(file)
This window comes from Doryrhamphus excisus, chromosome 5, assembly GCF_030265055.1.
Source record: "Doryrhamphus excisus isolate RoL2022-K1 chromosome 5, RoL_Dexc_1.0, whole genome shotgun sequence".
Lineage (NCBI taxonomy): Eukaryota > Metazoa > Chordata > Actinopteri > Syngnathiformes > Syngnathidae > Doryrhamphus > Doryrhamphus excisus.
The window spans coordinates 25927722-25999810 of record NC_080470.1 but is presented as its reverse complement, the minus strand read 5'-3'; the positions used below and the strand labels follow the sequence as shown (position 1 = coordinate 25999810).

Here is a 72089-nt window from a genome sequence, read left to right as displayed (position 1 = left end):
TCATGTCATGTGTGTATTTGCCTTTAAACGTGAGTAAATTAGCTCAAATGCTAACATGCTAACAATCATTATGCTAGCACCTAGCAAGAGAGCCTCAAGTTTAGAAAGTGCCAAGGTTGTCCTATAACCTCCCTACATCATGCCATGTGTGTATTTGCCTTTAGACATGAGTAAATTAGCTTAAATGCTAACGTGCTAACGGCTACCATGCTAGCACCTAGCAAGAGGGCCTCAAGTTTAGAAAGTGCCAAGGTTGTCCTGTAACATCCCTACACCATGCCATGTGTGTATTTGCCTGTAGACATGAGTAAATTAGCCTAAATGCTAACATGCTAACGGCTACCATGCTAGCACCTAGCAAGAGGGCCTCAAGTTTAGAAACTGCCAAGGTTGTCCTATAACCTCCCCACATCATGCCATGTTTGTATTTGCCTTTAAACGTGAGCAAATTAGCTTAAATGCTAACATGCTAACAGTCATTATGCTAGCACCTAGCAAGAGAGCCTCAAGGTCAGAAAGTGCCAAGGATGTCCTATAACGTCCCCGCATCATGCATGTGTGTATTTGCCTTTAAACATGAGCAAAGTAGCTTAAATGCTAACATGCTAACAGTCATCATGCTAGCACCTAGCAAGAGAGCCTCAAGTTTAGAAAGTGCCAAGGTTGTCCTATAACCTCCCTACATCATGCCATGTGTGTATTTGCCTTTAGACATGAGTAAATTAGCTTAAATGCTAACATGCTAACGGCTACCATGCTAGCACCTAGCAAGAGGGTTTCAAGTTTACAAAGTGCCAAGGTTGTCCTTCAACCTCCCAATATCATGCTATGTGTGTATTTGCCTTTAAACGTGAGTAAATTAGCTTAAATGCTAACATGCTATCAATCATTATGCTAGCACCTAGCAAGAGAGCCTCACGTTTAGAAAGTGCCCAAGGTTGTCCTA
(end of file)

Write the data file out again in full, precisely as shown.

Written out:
This window comes from Doryrhamphus excisus, chromosome 5, assembly GCF_030265055.1.
Source record: "Doryrhamphus excisus isolate RoL2022-K1 chromosome 5, RoL_Dexc_1.0, whole genome shotgun sequence".
Lineage (NCBI taxonomy): Eukaryota > Metazoa > Chordata > Actinopteri > Syngnathiformes > Syngnathidae > Doryrhamphus > Doryrhamphus excisus.
The window spans coordinates 25927722-25999810 of record NC_080470.1 but is presented as its reverse complement, the minus strand read 5'-3'; the positions used below and the strand labels follow the sequence as shown (position 1 = coordinate 25999810).

Here is a 72089-nt window from a genome sequence, read left to right as displayed (position 1 = left end):
TCATGTCATGTGTGTATTTGCCTTTAAACGTGAGTAAATTAGCTCAAATGCTAACATGCTAACAATCATTATGCTAGCACCTAGCAAGAGAGCCTCAAGTTTAGAAAGTGCCAAGGTTGTCCTATAACCTCCCTACATCATGCCATGTGTGTATTTGCCTTTAGACATGAGTAAATTAGCTTAAATGCTAACGTGCTAACGGCTACCATGCTAGCACCTAGCAAGAGGGCCTCAAGTTTAGAAAGTGCCAAGGTTGTCCTGTAACATCCCTACACCATGCCATGTGTGTATTTGCCTGTAGACATGAGTAAATTAGCCTAAATGCTAACATGCTAACGGCTACCATGCTAGCACCTAGCAAGAGGGCCTCAAGTTTAGAAACTGCCAAGGTTGTCCTATAACCTCCCCACATCATGCCATGTTTGTATTTGCCTTTAAACGTGAGCAAATTAGCTTAAATGCTAACATGCTAACAGTCATTATGCTAGCACCTAGCAAGAGAGCCTCAAGGTCAGAAAGTGCCAAGGATGTCCTATAACGTCCCCGCATCATGCATGTGTGTATTTGCCTTTAAACATGAGCAAAGTAGCTTAAATGCTAACATGCTAACAGTCATCATGCTAGCACCTAGCAAGAGAGCCTCAAGTTTAGAAAGTGCCAAGGTTGTCCTATAACCTCCCTACATCATGCCATGTGTGTATTTGCCTTTAGACATGAGTAAATTAGCTTAAATGCTAACATGCTAACGGCTACCATGCTAGCACCTAGCAAGAGGGTTTCAAGTTTACAAAGTGCCAAGGTTGTCCTTCAACCTCCCAATATCATGCTATGTGTGTATTTGCCTTTAAACGTGAGTAAATTAGCTTAAATGCTAACATGCTATCAATCATTATGCTAGCACCTAGCAAGAGAGCCTCACGTTTAGAAAGTGCCCAAGGTTGTCCTA